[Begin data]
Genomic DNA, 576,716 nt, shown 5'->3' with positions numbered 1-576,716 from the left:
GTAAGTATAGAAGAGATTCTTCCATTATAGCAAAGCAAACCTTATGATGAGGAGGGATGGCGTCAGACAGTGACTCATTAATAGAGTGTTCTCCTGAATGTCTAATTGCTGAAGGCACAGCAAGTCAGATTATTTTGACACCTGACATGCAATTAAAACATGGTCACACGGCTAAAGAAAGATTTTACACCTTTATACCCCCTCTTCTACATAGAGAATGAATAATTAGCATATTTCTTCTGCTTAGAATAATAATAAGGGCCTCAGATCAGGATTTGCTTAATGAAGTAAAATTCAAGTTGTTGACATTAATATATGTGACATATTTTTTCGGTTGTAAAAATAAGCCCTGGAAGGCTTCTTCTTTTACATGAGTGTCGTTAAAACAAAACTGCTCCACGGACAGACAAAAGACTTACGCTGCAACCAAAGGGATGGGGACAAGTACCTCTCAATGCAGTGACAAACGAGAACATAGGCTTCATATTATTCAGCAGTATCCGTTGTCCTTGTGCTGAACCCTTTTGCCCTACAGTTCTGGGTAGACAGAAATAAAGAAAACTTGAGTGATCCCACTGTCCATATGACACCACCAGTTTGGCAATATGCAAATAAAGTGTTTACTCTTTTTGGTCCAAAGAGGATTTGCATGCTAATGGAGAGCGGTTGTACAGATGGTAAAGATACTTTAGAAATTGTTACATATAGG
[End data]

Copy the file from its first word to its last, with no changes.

Genomic DNA, 576,716 nt, shown 5'->3' with positions numbered 1-576,716 from the left:
GTAAGTATAGAAGAGATTCTTCCATTATAGCAAAGCAAACCTTATGATGAGGAGGGATGGCGTCAGACAGTGACTCATTAATAGAGTGTTCTCCTGAATGTCTAATTGCTGAAGGCACAGCAAGTCAGATTATTTTGACACCTGACATGCAATTAAAACATGGTCACACGGCTAAAGAAAGATTTTACACCTTTATACCCCCTCTTCTACATAGAGAATGAATAATTAGCATATTTCTTCTGCTTAGAATAATAATAAGGGCCTCAGATCAGGATTTGCTTAATGAAGTAAAATTCAAGTTGTTGACATTAATATATGTGACATATTTTTTCGGTTGTAAAAATAAGCCCTGGAAGGCTTCTTCTTTTACATGAGTGTCGTTAAAACAAAACTGCTCCACGGACAGACAAAAGACTTACGCTGCAACCAAAGGGATGGGGACAAGTACCTCTCAATGCAGTGACAAACGAGAACATAGGCTTCATATTATTCAGCAGTATCCGTTGTCCTTGTGCTGAACCCTTTTGCCCTACAGTTCTGGGTAGACAGAAATAAAGAAAACTTGAGTGATCCCACTGTCCATATGACACCACCAGTTTGGCAATATGCAAATAAAGTGTTTACTCTTTTTGGTCCAAAGAGGATTTGCATGCTAATGGAGAGCGGTTGTACAGATGGTAAAGATACTTTAGAAATTGTTACATATAGG